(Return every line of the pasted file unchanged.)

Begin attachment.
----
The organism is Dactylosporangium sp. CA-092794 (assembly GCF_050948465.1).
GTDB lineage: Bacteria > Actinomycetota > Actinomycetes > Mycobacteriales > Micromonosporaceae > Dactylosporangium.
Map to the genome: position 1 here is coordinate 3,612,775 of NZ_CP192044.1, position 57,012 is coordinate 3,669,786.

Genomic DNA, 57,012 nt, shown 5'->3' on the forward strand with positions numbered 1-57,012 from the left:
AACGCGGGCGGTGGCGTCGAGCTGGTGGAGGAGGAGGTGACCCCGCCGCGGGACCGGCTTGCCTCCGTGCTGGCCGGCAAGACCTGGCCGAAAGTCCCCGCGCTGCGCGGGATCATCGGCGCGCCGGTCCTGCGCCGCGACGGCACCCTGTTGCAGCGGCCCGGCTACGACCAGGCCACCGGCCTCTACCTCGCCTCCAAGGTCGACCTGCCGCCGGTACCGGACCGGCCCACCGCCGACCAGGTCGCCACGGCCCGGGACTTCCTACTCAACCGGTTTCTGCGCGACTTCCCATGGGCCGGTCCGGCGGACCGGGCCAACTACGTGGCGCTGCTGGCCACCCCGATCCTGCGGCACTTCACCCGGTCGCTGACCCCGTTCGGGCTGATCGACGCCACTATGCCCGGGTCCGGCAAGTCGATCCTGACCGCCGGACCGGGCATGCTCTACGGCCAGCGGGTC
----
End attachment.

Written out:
The organism is Dactylosporangium sp. CA-092794 (assembly GCF_050948465.1).
GTDB lineage: Bacteria > Actinomycetota > Actinomycetes > Mycobacteriales > Micromonosporaceae > Dactylosporangium.
Map to the genome: position 1 here is coordinate 3,612,775 of NZ_CP192044.1, position 57,012 is coordinate 3,669,786.

Genomic DNA, 57,012 nt, shown 5'->3' on the forward strand with positions numbered 1-57,012 from the left:
AACGCGGGCGGTGGCGTCGAGCTGGTGGAGGAGGAGGTGACCCCGCCGCGGGACCGGCTTGCCTCCGTGCTGGCCGGCAAGACCTGGCCGAAAGTCCCCGCGCTGCGCGGGATCATCGGCGCGCCGGTCCTGCGCCGCGACGGCACCCTGTTGCAGCGGCCCGGCTACGACCAGGCCACCGGCCTCTACCTCGCCTCCAAGGTCGACCTGCCGCCGGTACCGGACCGGCCCACCGCCGACCAGGTCGCCACGGCCCGGGACTTCCTACTCAACCGGTTTCTGCGCGACTTCCCATGGGCCGGTCCGGCGGACCGGGCCAACTACGTGGCGCTGCTGGCCACCCCGATCCTGCGGCACTTCACCCGGTCGCTGACCCCGTTCGGGCTGATCGACGCCACTATGCCCGGGTCCGGCAAGTCGATCCTGACCGCCGGACCGGGCATGCTCTACGGCCAGCGGGTC